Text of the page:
St. Louis, June 11, 1906.
Sir: Your letter of the 6th instant (S. B. S. 77360), covering certain memoranda and correspondence touching the matter of Arthur F. McIntire, was duly received. The following are the facts, so far as the same have come to my knowledge:
McIntire was indicted by the grand jury for the eastern division of the eastern judicial district of Missouri the 30th day of October, 1903. Lie was charged with a violation of section 5480 of the Revised Statutes of the United States, in that he had devised a scheme and artifice to defraud certain persons out of their money and property, and that in the execution of such scheme McIntire contemplated the use of the United States mail, and that such mail was actually used in furtherance of the same.
He was tried and convicted on the 21st of May, 1904, and sentenced to pay a fine of $1 and to be imprisoned for eighteen months in the Missouri penitentiary. From this judgment and sentence McIntire sued out a writ of error to the United States circuit court of appeals for the eighth circuit, and gave a supersedeas bond in the sum of $7,000, with John H. Vette as surety. He failed to prosecute his writ of error; the case was duly docketed in the court of appeals, and upon motion the same was dismissed. Subsequently a forfeiture of the bond was taken and a scire facias issued.
To this an answer was filed by the surety, in which he claimed that one Price (who had agreed to hold him harmless on said bond) had expended a [Page 790]large sum of money in securing the return of McIntire to the United States. To this answer I filed a motion for judgment, notwithstanding the answer. This motion is still pending before the court and undisposed of. After the giving of the bond aforesaid, McIntire fled the country and was subsequently located in London. Application was made to me by Thomas B. Harvey, esq., attorney for Price and Vette, to have McIntire extradited. I told him that the offense for which McIntire had been prosecuted and convicted was not extraditable under the treaty, and that no steps would be taken by me to bring him back. Subsequently, as I am informed, the said Price made a charge of embezzlement against McIntire, and the assistant prosecuting attorney for this city filed an information against McIntire, and that this information was the basis upon which extradition proceedings were had. Whatever may have been the merits or demerits of such a prosecution I am not advised, and hence express no opinion.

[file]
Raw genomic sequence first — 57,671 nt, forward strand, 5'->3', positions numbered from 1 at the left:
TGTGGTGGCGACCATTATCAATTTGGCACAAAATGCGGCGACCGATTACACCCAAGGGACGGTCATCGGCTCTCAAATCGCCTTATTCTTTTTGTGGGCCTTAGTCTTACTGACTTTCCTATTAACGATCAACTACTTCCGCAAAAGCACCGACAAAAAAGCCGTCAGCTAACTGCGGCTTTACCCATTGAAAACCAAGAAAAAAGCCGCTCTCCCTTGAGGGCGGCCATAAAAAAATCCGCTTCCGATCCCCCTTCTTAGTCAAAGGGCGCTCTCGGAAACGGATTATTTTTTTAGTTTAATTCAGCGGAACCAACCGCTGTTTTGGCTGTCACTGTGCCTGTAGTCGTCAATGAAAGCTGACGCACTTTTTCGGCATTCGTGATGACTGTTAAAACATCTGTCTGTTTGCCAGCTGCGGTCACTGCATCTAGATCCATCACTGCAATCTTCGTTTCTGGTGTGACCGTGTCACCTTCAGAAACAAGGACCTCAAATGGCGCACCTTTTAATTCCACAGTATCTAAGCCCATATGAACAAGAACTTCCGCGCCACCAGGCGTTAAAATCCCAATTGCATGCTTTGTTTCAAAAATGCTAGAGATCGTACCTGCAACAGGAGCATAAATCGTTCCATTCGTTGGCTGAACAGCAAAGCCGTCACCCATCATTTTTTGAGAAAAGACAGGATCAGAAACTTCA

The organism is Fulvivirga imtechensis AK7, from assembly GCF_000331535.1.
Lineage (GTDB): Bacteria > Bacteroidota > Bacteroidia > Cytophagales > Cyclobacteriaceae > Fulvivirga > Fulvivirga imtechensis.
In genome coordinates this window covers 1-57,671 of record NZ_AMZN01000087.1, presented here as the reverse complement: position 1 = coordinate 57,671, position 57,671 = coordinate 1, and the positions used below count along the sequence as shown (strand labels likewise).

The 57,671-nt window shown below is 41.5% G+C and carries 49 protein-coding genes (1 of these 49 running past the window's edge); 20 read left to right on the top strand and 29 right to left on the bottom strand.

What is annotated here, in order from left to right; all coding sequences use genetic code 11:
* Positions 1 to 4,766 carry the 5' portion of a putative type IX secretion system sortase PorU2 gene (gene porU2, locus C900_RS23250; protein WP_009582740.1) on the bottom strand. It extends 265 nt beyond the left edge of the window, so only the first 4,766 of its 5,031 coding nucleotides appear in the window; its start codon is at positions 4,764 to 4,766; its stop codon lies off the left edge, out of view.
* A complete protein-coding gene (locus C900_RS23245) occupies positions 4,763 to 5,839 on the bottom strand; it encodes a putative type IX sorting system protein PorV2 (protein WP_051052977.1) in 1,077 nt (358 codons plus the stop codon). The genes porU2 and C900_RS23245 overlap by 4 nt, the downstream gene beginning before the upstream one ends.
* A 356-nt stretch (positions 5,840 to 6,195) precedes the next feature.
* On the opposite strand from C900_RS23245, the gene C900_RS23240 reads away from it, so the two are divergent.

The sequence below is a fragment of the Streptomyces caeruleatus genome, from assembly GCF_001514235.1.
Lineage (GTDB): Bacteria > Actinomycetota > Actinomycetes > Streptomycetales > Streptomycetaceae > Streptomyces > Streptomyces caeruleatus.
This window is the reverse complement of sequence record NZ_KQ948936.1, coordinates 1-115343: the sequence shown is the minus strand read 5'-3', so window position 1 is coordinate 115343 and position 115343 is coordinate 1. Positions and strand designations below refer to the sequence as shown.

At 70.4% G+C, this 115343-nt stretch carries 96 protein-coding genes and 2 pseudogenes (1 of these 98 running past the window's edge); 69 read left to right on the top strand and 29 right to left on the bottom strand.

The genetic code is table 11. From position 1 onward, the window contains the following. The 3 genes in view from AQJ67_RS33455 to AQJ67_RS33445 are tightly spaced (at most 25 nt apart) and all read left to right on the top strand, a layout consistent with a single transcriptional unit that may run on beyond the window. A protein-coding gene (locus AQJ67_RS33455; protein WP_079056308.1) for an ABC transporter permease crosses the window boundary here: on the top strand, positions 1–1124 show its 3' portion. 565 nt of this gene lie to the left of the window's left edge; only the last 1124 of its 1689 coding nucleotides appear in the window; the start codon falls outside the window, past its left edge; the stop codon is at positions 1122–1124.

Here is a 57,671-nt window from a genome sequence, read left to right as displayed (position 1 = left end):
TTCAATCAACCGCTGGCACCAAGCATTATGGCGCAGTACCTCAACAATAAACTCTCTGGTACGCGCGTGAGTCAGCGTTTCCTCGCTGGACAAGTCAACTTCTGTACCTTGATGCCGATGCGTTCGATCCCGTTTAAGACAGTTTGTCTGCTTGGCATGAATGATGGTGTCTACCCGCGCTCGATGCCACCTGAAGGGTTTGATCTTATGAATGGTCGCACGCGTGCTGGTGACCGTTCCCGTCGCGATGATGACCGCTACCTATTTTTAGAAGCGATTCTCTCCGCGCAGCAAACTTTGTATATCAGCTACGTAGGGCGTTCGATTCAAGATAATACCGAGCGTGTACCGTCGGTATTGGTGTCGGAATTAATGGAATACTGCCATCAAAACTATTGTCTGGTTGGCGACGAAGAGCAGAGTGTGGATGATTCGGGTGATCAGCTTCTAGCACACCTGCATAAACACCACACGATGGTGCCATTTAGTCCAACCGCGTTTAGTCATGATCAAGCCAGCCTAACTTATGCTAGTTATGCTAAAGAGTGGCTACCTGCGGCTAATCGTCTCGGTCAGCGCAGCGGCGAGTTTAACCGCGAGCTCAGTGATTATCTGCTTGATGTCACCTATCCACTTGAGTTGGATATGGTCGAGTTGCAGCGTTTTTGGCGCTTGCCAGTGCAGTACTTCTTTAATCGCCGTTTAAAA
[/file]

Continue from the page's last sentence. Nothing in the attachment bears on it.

On or about the 30th of May, 1905, McIntire, in company with Vette and Harvey, came to my office and said that he desired to surrender himself in execution of the judgment against him. I plainly told him in the presence of Vette, Harvey, and others at the time in my office, that the offense for which he stood convicted was not an extraditable one, and that so far as the United States was concerned he was at perfect liberty to return to London if he so desired. He said that he was tired of being a fugitive and wanted to serve his sentence. He thereupon went into the custody of the marshal and is serving said sentence. These are the facts, to the best of my knowledge.
United States Attorney.